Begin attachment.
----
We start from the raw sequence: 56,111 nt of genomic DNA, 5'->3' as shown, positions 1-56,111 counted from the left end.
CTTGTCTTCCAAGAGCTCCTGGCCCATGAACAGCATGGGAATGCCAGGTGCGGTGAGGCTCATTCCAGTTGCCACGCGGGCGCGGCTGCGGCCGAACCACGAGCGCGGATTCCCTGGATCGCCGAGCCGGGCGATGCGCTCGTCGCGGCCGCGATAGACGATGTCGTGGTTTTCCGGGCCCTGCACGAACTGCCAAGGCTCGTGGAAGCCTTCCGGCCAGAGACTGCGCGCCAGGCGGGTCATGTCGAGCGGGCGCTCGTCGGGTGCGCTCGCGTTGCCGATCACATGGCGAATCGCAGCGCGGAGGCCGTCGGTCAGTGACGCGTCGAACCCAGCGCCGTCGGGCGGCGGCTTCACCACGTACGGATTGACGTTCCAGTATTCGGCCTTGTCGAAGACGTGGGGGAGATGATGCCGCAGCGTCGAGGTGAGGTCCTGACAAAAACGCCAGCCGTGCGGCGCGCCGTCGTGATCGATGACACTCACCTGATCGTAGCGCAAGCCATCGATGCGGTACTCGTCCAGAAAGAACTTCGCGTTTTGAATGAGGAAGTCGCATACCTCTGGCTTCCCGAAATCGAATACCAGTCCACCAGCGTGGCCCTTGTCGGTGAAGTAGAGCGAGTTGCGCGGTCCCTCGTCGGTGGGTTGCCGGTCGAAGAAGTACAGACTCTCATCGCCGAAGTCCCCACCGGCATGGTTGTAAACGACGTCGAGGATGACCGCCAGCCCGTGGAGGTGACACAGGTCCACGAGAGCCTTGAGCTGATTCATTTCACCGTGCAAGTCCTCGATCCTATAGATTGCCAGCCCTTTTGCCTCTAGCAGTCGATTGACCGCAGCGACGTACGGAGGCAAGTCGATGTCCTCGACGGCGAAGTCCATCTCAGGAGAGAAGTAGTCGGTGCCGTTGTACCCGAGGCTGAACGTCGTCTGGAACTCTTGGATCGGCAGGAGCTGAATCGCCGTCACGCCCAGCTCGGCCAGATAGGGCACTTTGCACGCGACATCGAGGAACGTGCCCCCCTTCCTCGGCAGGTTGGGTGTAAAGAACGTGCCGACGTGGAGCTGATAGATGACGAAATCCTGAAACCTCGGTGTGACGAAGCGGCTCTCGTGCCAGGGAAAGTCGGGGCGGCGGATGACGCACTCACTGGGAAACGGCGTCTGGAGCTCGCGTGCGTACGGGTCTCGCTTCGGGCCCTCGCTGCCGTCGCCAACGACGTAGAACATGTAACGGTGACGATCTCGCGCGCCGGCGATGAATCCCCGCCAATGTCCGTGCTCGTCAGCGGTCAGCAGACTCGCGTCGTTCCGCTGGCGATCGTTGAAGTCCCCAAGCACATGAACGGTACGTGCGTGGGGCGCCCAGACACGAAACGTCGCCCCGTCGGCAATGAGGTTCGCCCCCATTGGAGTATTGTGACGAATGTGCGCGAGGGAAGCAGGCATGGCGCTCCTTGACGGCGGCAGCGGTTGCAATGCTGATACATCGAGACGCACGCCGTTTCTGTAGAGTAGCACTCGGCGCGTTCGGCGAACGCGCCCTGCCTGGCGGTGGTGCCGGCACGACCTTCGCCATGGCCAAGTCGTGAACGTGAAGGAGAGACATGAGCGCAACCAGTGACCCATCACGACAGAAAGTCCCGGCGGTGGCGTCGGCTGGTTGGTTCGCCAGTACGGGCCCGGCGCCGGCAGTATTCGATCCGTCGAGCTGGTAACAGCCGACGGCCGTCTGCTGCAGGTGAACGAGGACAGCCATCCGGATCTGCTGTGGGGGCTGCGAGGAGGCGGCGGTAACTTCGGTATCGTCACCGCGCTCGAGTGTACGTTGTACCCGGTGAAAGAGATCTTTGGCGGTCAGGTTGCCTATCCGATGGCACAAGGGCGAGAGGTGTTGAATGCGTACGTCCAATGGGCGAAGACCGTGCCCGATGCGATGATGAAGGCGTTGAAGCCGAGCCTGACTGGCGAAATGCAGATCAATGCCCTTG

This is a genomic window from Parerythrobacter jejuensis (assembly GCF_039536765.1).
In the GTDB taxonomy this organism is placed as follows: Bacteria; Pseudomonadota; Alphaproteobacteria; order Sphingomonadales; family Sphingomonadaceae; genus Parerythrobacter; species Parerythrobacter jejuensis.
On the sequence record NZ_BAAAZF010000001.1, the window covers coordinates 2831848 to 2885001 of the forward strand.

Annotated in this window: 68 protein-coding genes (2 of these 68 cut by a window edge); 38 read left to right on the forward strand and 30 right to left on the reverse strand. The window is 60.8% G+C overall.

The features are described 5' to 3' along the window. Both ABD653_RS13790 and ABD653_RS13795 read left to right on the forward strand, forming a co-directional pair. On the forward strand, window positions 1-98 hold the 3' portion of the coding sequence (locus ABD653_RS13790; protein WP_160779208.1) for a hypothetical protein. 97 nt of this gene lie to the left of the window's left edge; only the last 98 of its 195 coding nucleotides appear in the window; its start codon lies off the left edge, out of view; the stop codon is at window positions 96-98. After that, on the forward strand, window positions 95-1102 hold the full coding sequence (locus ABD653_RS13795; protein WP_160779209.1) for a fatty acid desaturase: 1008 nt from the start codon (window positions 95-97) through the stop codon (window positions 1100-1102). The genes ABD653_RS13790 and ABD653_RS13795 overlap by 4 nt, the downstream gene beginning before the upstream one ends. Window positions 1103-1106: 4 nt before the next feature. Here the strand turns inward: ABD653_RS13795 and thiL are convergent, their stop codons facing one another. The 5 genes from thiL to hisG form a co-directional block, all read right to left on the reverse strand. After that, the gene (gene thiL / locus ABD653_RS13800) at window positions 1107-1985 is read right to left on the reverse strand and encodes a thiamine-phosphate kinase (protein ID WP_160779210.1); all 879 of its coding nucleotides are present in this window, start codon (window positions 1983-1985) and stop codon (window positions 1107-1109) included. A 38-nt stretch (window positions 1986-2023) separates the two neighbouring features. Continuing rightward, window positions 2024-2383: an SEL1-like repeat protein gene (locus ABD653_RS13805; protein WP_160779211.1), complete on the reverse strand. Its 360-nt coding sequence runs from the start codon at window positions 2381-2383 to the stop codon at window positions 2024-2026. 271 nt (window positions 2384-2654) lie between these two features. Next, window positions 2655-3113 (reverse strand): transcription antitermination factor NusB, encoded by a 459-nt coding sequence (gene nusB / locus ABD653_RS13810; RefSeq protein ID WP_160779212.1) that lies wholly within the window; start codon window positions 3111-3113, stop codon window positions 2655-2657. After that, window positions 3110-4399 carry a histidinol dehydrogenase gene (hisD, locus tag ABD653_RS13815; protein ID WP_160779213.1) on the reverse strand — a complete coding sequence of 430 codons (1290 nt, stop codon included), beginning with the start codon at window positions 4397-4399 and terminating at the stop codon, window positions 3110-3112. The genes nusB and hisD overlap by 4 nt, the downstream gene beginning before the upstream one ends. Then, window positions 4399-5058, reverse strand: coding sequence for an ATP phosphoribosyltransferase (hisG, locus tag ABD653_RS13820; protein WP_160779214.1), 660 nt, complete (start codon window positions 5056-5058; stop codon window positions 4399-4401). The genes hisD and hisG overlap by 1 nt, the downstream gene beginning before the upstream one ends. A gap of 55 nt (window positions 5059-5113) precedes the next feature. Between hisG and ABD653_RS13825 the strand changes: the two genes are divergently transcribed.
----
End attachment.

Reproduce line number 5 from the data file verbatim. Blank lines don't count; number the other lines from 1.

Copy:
On the sequence record NZ_BAAAZF010000001.1, the window covers coordinates 2831848 to 2885001 of the forward strand.